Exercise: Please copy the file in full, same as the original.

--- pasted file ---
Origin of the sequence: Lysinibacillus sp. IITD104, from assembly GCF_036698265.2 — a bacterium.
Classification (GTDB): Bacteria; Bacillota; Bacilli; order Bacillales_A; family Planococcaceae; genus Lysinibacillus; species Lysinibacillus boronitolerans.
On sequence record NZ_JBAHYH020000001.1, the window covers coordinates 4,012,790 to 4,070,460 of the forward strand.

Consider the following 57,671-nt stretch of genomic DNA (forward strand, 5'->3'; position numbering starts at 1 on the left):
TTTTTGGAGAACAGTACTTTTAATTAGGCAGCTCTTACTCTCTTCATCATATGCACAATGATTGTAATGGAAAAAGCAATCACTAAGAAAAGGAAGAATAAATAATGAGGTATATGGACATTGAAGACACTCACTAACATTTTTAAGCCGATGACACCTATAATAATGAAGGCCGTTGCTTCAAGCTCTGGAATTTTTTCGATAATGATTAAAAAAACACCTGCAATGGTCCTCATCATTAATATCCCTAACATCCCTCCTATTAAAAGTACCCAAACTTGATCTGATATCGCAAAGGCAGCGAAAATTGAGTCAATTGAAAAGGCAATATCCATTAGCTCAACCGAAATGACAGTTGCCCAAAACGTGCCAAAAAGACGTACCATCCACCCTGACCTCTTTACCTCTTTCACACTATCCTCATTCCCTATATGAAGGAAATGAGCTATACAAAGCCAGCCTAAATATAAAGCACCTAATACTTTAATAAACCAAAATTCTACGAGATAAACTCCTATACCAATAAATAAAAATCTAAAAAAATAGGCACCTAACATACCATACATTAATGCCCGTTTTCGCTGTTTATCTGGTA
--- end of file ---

Origin of the sequence: Lysinibacillus sp. IITD104, from assembly GCF_036698265.2 — a bacterium.
Classification (GTDB): Bacteria; Bacillota; Bacilli; order Bacillales_A; family Planococcaceae; genus Lysinibacillus; species Lysinibacillus boronitolerans.
On sequence record NZ_JBAHYH020000001.1, the window covers coordinates 4,012,790 to 4,070,460 of the forward strand.

Consider the following 57,671-nt stretch of genomic DNA (forward strand, 5'->3'; position numbering starts at 1 on the left):
TTTTTGGAGAACAGTACTTTTAATTAGGCAGCTCTTACTCTCTTCATCATATGCACAATGATTGTAATGGAAAAAGCAATCACTAAGAAAAGGAAGAATAAATAATGAGGTATATGGACATTGAAGACACTCACTAACATTTTTAAGCCGATGACACCTATAATAATGAAGGCCGTTGCTTCAAGCTCTGGAATTTTTTCGATAATGATTAAAAAAACACCTGCAATGGTCCTCATCATTAATATCCCTAACATCCCTCCTATTAAAAGTACCCAAACTTGATCTGATATCGCAAAGGCAGCGAAAATTGAGTCAATTGAAAAGGCAATATCCATTAGCTCAACCGAAATGACAGTTGCCCAAAACGTGCCAAAAAGACGTACCATCCACCCTGACCTCTTTACCTCTTTCACACTATCCTCATTCCCTATATGAAGGAAATGAGCTATACAAAGCCAGCCTAAATATAAAGCACCTAATACTTTAATAAACCAAAATTCTACGAGATAAACTCCTATACCAATAAATAAAAATCTAAAAAAATAGGCACCTAACATACCATACATTAATGCCCGTTTTCGCTGTTTATCTGGTA